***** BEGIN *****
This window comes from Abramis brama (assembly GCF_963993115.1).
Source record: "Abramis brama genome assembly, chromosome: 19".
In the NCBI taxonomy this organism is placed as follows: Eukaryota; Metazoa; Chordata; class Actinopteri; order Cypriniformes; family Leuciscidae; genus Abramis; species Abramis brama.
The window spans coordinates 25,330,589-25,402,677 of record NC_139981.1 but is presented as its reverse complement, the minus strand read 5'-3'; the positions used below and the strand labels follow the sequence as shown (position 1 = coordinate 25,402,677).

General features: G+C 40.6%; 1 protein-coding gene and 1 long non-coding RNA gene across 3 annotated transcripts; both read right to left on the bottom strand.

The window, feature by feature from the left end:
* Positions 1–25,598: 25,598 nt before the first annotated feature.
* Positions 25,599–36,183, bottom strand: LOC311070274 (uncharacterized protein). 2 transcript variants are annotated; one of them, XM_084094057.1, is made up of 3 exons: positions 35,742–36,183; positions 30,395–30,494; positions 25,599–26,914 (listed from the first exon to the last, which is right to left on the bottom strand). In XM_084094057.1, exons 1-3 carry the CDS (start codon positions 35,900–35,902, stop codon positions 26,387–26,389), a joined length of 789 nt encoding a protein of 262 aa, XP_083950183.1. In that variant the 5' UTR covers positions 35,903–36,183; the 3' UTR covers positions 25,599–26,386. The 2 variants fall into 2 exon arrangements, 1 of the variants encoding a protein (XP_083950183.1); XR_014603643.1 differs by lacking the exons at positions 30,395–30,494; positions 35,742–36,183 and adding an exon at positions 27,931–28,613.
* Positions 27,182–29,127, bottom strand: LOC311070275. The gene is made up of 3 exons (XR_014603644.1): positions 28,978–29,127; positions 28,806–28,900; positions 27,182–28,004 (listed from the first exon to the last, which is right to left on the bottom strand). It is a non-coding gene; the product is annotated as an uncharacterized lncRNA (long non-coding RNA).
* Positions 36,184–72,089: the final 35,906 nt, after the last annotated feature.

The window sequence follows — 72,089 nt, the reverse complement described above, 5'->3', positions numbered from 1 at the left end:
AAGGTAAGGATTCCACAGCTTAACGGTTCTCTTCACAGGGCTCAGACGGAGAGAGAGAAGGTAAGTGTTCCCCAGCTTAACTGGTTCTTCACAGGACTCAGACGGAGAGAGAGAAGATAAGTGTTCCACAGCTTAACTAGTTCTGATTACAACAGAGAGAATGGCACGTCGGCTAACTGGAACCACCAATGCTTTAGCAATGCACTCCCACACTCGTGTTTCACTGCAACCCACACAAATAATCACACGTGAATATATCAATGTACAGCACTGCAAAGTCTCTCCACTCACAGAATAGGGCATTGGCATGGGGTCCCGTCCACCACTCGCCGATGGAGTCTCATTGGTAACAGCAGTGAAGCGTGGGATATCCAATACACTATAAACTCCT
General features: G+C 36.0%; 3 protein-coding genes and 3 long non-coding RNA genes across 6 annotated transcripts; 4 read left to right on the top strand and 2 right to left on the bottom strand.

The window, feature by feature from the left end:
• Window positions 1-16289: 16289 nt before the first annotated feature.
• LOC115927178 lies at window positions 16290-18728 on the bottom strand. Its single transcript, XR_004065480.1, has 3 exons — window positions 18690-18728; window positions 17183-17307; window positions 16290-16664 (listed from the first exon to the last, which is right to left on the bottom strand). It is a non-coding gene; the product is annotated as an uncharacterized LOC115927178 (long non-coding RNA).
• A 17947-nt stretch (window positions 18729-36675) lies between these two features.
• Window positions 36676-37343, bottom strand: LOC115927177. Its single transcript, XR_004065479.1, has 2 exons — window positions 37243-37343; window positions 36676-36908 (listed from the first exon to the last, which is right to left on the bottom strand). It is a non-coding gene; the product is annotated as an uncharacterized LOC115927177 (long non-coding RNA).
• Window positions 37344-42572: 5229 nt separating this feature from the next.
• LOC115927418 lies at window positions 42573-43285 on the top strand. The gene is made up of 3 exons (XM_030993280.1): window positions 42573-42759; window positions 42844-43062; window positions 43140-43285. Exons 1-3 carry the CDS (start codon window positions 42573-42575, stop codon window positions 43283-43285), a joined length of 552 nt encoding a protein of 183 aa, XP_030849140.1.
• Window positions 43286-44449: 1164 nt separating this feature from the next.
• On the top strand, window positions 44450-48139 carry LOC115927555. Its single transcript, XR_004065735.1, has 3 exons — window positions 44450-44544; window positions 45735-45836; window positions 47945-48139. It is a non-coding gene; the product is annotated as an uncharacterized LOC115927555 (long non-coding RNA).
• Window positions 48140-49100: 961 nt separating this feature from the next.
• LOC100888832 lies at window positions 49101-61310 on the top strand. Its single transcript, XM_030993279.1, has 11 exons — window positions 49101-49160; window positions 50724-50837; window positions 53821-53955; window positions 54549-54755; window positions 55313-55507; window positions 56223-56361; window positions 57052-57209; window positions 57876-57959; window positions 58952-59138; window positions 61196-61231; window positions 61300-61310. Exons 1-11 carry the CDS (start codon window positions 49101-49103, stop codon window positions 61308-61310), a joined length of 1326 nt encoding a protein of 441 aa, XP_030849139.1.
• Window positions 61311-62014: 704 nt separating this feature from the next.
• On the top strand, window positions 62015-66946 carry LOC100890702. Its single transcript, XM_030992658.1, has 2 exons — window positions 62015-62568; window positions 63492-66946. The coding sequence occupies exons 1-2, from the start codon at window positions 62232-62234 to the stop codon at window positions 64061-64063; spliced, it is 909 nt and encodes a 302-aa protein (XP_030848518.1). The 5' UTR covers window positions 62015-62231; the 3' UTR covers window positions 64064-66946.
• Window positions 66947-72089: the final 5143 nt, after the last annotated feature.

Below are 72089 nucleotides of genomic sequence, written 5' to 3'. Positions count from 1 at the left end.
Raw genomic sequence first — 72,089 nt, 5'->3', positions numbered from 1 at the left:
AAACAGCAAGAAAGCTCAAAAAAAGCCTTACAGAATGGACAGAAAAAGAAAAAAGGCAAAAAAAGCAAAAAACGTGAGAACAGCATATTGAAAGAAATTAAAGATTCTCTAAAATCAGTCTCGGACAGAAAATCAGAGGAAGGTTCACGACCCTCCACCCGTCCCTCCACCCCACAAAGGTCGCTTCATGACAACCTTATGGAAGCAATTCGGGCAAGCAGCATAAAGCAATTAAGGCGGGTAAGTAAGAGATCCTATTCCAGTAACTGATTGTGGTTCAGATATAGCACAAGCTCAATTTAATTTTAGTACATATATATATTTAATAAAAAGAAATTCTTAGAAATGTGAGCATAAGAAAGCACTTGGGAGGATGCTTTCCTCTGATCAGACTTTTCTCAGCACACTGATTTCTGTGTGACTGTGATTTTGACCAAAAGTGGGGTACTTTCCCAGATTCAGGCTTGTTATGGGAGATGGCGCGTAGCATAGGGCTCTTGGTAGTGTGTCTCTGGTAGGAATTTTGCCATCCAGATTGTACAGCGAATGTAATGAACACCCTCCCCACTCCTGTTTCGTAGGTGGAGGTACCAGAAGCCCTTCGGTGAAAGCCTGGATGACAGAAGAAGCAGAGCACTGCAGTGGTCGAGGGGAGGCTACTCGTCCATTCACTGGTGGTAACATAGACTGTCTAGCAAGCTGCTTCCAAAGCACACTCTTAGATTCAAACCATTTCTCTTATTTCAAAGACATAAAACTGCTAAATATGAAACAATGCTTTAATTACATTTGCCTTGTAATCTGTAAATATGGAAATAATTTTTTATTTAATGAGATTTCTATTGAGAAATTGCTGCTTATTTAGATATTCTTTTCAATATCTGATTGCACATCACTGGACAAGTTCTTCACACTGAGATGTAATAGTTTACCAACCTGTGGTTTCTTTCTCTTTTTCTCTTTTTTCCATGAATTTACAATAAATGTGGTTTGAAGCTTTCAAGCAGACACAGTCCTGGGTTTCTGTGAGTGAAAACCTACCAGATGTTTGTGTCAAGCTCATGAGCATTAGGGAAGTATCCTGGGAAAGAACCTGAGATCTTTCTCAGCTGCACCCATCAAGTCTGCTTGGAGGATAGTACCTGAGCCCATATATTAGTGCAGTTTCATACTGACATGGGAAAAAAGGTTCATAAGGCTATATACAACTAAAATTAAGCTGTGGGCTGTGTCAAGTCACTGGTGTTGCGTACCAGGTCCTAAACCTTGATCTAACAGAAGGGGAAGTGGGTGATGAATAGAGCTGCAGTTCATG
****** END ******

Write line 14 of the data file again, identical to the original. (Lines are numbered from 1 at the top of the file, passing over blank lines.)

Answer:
The window, feature by feature from the left end: